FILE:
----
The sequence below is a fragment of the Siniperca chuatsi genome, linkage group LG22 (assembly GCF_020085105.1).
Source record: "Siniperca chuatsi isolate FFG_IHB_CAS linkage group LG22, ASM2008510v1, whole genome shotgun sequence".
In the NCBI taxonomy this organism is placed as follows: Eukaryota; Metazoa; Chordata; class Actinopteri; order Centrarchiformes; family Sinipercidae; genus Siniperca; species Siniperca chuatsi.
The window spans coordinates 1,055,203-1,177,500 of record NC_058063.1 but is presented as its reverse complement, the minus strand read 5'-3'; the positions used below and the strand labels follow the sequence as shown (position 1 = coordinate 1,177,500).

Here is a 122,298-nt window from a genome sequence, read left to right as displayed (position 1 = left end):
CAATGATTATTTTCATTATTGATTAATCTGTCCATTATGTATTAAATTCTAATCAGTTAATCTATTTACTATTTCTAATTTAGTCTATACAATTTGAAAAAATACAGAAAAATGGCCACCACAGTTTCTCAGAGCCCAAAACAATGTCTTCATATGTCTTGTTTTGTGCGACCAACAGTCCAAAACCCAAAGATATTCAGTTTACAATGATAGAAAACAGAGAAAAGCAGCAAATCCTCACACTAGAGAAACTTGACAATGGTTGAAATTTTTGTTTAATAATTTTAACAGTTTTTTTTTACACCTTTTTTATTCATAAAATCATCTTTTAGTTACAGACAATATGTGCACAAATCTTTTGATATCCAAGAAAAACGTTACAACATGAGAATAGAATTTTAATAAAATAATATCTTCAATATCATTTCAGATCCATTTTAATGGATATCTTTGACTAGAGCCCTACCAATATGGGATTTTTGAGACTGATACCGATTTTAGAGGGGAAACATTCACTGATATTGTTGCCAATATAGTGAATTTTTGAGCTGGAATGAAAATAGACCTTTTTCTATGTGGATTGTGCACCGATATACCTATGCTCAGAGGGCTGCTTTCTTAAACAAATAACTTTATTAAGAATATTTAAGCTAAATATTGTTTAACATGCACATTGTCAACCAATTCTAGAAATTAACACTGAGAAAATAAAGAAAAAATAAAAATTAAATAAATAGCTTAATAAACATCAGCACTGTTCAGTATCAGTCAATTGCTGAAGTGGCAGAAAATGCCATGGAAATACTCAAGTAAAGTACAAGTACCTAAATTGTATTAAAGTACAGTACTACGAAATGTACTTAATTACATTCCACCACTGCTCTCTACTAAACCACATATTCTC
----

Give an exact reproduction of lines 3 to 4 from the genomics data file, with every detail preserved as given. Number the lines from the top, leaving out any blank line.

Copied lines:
In the NCBI taxonomy this organism is placed as follows: Eukaryota; Metazoa; Chordata; class Actinopteri; order Centrarchiformes; family Sinipercidae; genus Siniperca; species Siniperca chuatsi.
The window spans coordinates 1,055,203-1,177,500 of record NC_058063.1 but is presented as its reverse complement, the minus strand read 5'-3'; the positions used below and the strand labels follow the sequence as shown (position 1 = coordinate 1,177,500).